I have found that this project has transformed my shop in many ways. The biggest improvement is knowing exactly where all my tools are. Also, when I’m doing hand work I can have the tools close at hand, and I can conveniently return each tool to its home between uses. Another benefit is the cabinets can be used as table saw infeed or outfeed tables. A final advantage to having the cabinets around is that they work wonderfully as assembly surfaces.

Was it worth it?

For me, the answer is a resounding yes, but it comes down to individual comfort level. Some woodworkers have taken their shop furniture and storage to an art form, while others barely give it a thought. I fall somewhere in the middle. This project was a significant investment of my time, and the materials weren’t free. But the result is an attractive, organized space that makes me feel at peace when I enter my shop.

Dealing with Drawers

For the drawers for my tool collection, I used a variety of options. For some drawers – mainly the smaller ones – I made a simple grid of 1/4″ BB ply held together with pin nails and secured to the drawer sides using double-sided tape. This gave me lots of flexibility down the road, when my tool collection morphed, and I needed to make adjustments. I was also sure to create specific homes for sharp tools that could be easily damaged. I didn’t want them moving around at all.When dealing with many of my large drawers I opted for 1/2″ thick Baltic birch plywood. I cut the pieces to size and either glued them in place or, again, used pins and double-sided tape. It all depended on how sure I was that I would have a specific tool around for decades. For some other drawers, I simply cut strips of wood to size then hot-glued them onto the drawer bottoms to hold the tools in place. I consider these partitions dispensable, since changes will be inevitable as new tools are acquired and/or more optimal arrangements are realized.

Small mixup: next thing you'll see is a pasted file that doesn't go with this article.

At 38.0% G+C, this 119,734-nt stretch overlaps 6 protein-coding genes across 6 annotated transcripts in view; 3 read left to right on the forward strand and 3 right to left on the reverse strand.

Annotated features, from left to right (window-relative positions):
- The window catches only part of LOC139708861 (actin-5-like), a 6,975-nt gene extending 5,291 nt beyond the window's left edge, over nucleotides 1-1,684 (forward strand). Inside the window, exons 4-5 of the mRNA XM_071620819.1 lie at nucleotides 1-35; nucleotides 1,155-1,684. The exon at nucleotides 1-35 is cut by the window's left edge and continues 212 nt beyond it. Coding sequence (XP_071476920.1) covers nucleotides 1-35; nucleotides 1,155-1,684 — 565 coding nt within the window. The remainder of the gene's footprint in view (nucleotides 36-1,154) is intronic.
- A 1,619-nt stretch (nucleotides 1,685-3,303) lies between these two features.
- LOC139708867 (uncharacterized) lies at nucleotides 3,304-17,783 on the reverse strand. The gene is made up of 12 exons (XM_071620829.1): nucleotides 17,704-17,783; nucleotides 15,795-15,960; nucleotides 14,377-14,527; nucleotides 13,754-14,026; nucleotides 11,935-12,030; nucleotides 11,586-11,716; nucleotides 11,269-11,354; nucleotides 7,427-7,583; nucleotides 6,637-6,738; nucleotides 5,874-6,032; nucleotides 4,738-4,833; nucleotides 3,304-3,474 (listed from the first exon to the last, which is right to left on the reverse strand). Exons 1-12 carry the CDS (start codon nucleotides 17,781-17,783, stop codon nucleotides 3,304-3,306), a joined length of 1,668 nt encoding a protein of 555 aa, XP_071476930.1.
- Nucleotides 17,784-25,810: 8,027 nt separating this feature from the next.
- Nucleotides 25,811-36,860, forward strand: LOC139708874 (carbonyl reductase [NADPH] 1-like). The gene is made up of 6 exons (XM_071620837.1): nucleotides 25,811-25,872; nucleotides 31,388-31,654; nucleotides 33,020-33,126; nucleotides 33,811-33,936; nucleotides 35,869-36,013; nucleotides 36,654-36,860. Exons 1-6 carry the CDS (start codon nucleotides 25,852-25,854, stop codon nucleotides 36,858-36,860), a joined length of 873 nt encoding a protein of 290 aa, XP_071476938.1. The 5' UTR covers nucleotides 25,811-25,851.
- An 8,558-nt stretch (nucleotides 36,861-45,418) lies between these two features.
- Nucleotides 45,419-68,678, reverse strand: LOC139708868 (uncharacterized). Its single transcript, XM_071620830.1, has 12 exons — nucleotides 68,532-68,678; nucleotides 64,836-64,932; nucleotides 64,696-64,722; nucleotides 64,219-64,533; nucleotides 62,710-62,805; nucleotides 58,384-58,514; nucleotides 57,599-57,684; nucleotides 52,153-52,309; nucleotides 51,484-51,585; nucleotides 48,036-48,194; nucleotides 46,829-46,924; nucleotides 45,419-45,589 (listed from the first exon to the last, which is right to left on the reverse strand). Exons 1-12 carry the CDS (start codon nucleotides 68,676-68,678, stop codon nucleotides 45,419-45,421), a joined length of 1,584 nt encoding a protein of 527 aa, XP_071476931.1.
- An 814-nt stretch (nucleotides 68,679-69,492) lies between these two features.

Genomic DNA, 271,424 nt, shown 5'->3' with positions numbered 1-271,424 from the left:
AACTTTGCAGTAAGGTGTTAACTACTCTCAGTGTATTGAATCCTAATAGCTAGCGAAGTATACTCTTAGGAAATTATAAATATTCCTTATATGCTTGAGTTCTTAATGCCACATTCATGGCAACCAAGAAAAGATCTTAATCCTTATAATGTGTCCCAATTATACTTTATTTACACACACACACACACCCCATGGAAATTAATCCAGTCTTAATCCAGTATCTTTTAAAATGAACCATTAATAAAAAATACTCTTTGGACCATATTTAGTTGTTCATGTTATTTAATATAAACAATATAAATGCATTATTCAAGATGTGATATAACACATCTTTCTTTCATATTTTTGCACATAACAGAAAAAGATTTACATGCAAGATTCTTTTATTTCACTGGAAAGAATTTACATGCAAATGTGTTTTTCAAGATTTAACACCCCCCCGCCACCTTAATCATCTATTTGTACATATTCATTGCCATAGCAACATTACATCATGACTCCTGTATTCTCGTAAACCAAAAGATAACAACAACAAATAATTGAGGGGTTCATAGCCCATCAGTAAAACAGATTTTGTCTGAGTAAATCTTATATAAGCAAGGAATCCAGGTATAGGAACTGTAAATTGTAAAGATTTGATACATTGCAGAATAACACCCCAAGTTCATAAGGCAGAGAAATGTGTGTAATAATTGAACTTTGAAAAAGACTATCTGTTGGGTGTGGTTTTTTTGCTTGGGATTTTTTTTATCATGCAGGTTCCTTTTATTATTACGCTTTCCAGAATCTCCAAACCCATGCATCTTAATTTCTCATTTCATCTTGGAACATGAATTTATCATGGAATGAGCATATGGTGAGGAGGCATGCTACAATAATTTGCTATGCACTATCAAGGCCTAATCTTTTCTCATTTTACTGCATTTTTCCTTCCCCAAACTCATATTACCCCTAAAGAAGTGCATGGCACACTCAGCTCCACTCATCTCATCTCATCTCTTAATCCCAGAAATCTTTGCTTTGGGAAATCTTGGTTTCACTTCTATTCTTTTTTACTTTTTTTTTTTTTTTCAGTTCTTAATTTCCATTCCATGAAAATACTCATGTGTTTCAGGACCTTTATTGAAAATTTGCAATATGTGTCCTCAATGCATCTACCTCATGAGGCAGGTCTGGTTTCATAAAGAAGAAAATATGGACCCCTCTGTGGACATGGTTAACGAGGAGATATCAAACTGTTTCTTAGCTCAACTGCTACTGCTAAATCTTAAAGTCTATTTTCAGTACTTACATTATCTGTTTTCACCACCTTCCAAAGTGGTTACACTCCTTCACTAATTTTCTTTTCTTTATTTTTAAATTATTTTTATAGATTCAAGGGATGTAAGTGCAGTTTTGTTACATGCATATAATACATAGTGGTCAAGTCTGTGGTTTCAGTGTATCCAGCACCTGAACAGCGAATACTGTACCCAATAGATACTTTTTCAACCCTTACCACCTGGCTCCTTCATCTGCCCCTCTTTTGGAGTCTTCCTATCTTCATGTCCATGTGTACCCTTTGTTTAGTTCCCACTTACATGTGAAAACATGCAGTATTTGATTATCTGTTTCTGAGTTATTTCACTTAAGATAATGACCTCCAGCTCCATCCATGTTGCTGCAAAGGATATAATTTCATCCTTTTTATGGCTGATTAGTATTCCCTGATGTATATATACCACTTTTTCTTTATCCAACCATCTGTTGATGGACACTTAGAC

Einhell tool cart

Hans Braul - [email protected]

For Hans, there are few things more enjoyable in life than getting completely absorbed in a woodworking project – a perfect counterbalance to the sometimes rarified world of nuclear energy consulting.